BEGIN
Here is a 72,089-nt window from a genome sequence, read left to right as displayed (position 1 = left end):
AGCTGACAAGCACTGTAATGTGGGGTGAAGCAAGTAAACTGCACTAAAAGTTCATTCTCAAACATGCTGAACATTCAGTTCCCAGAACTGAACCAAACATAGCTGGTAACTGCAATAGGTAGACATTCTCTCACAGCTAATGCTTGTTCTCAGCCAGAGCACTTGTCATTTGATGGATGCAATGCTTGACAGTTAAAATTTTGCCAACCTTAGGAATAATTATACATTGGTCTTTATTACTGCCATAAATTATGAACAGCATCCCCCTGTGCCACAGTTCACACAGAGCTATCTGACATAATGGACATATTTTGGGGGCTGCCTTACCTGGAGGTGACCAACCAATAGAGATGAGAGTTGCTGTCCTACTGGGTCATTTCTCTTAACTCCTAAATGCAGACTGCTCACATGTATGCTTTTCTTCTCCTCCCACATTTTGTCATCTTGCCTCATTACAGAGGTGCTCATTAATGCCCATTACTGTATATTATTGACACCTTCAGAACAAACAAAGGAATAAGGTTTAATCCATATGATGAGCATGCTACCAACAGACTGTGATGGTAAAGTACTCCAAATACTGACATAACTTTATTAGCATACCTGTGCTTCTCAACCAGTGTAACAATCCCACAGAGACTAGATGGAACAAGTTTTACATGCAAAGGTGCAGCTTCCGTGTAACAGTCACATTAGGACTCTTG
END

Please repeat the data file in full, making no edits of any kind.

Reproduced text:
Here is a 72,089-nt window from a genome sequence, read left to right as displayed (position 1 = left end):
AGCTGACAAGCACTGTAATGTGGGGTGAAGCAAGTAAACTGCACTAAAAGTTCATTCTCAAACATGCTGAACATTCAGTTCCCAGAACTGAACCAAACATAGCTGGTAACTGCAATAGGTAGACATTCTCTCACAGCTAATGCTTGTTCTCAGCCAGAGCACTTGTCATTTGATGGATGCAATGCTTGACAGTTAAAATTTTGCCAACCTTAGGAATAATTATACATTGGTCTTTATTACTGCCATAAATTATGAACAGCATCCCCCTGTGCCACAGTTCACACAGAGCTATCTGACATAATGGACATATTTTGGGGGCTGCCTTACCTGGAGGTGACCAACCAATAGAGATGAGAGTTGCTGTCCTACTGGGTCATTTCTCTTAACTCCTAAATGCAGACTGCTCACATGTATGCTTTTCTTCTCCTCCCACATTTTGTCATCTTGCCTCATTACAGAGGTGCTCATTAATGCCCATTACTGTATATTATTGACACCTTCAGAACAAACAAAGGAATAAGGTTTAATCCATATGATGAGCATGCTACCAACAGACTGTGATGGTAAAGTACTCCAAATACTGACATAACTTTATTAGCATACCTGTGCTTCTCAACCAGTGTAACAATCCCACAGAGACTAGATGGAACAAGTTTTACATGCAAAGGTGCAGCTTCCGTGTAACAGTCACATTAGGACTCTTG